St Martin's celebration; German traditions; 11 November; No Halloween; Lanterns and a procession, bonfire, goose, Weckmann
Europe

St Martin’s Day celebrations

We don’t celebrate Halloween in Germany. However, our kids definitely don’t miss out on dressing up or getting bucket loads of candy from the neighbours, especially in our area of Germany. It just does not happen on 31 October. Instead, the celebrations related to St Martin’s Day.

11 November is St Martin’s Day

Who was St Martin?

Martin was a Roman soldier who was born in 315 AD in Szombathely, which is now in Hungary.

According to the legend, one bitterly cold Winter day, Martin was riding to Amiens when he came across a beggar. The beggar was dressed only in rags and shivered with cold. Martin felt so sorry for him that he took his sword and cut his cloak in two, giving half to the beggar. The next night, Jesus Christ appeared to him in a dream, wearing the half of the cloak Martin gave to the beggar.

11 November is St Martin's Day; "St Martin divides his cloak" by Hughie O'Donoghue, at St Paul's Cathedral, London; German traditions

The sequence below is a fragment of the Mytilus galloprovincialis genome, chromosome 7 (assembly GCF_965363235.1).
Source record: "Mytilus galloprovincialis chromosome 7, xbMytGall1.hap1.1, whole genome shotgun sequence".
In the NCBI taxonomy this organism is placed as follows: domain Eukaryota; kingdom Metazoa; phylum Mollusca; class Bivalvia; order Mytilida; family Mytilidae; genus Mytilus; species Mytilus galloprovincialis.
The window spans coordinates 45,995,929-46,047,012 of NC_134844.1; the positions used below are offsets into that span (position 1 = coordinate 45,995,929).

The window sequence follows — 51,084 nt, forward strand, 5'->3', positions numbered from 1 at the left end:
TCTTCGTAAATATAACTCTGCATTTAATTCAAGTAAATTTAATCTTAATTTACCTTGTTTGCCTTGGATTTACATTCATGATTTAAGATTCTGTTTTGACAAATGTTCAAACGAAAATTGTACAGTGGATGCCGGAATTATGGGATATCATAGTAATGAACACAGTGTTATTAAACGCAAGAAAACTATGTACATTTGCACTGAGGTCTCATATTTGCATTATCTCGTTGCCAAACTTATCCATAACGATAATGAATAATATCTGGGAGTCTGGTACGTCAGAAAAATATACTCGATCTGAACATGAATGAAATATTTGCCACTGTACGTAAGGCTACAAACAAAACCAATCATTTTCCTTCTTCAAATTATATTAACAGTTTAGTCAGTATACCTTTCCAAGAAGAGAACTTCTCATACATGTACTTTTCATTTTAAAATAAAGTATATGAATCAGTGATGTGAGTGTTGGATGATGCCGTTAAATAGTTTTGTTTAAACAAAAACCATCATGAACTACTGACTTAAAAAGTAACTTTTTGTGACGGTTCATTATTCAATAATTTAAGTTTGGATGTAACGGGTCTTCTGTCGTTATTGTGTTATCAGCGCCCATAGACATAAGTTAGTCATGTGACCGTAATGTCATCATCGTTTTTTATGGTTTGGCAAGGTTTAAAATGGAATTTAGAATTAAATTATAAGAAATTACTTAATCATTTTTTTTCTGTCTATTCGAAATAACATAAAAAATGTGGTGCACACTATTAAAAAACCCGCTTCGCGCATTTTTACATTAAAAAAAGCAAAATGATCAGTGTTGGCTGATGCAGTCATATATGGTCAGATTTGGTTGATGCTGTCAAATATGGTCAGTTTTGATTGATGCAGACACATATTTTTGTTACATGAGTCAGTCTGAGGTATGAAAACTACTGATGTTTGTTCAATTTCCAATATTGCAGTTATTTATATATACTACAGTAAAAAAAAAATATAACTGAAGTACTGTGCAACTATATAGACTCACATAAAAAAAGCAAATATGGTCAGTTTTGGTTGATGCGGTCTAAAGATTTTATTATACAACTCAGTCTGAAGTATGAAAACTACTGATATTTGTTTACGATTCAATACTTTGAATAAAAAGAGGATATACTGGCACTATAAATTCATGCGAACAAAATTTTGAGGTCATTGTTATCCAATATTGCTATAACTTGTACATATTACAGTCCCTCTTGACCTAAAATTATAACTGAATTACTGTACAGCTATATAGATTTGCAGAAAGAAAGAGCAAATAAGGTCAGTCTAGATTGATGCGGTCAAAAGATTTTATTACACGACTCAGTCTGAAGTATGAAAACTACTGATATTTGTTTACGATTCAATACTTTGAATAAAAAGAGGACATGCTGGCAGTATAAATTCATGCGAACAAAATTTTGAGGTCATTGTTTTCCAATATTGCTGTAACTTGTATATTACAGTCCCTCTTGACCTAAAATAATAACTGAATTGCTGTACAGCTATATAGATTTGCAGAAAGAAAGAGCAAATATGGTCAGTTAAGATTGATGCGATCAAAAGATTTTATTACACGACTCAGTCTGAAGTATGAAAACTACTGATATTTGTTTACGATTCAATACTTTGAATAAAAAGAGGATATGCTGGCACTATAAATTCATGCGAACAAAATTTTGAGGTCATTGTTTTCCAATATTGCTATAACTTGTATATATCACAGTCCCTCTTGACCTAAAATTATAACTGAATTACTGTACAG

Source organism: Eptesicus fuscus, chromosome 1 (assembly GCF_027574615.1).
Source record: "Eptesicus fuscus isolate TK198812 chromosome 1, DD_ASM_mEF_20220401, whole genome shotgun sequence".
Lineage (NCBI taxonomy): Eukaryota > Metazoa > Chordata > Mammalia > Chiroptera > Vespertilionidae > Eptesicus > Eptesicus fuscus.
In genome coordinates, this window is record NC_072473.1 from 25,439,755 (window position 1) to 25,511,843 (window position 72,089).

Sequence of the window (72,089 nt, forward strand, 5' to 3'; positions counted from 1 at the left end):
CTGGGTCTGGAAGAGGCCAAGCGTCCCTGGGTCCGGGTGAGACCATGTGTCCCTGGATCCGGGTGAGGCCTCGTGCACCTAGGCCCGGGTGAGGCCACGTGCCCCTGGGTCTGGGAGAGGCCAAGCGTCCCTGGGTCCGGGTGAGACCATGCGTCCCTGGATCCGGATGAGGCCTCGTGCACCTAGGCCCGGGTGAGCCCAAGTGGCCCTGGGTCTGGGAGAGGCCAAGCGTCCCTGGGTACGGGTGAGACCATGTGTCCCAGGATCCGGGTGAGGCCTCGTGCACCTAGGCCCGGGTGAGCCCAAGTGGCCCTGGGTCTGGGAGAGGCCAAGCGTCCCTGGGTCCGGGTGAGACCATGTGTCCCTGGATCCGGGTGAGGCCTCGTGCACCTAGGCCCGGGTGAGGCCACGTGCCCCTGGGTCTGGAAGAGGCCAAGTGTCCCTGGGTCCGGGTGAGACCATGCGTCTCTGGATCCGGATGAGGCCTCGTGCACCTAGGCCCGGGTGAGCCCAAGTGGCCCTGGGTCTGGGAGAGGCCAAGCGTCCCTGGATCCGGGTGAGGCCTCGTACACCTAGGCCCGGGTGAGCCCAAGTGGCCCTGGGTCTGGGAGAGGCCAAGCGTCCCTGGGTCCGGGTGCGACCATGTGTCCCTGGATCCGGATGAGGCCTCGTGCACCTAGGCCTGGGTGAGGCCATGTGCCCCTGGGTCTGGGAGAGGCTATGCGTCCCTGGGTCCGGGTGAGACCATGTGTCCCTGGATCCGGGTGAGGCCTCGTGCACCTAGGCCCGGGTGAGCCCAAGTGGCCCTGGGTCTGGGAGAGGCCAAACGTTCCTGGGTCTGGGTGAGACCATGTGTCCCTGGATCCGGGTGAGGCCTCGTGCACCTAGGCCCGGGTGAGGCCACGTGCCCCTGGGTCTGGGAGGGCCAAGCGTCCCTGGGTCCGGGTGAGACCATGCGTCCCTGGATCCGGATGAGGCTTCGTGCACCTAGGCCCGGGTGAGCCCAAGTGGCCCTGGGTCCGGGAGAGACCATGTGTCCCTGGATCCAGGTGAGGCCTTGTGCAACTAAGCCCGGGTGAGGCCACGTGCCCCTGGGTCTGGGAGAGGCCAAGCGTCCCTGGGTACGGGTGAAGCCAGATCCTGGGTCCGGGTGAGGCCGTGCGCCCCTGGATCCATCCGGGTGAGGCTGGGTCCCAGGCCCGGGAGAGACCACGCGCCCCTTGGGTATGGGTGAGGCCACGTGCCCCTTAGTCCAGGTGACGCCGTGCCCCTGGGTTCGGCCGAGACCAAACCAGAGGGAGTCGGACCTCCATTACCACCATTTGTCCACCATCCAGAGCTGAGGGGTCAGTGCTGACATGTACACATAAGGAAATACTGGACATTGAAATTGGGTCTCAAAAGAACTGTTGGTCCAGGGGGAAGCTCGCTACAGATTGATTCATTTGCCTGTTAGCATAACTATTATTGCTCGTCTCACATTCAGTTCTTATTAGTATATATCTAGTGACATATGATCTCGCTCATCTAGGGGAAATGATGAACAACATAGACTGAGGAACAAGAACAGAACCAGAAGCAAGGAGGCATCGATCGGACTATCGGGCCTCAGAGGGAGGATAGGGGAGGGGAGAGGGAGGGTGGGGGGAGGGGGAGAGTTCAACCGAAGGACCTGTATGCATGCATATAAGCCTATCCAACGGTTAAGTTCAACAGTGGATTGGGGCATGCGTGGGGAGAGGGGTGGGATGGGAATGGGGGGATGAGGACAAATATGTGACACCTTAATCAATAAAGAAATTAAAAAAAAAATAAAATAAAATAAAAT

Later, Martin left the calvary and became a monk. He served as Bishop of Tours for 30 years and it is said that he performed a number of wonders during this time. Martin died was buried n Candes-Saint-Martin (central France) on 11 November 397. He was later canonised.

Today, St Martin of Tours is the patron saint of various occupational groups including winemakers, weavers and tailors. He also traditionally takes care of beggars, soldiers and pets.

How is he celebrated?

In ours and other areas of Germany, as well as neighbouring areas of the Netherlands and Belgium, St Martin is celebrated on or around 11 November.

Lanterns and the Martins procession

Colourful, glowing lanterns have long been a St Martins tradition.

Early Christians are known to hold processions, with lanterns. Presumably, St Martin was also honored with a procession on his memorial day.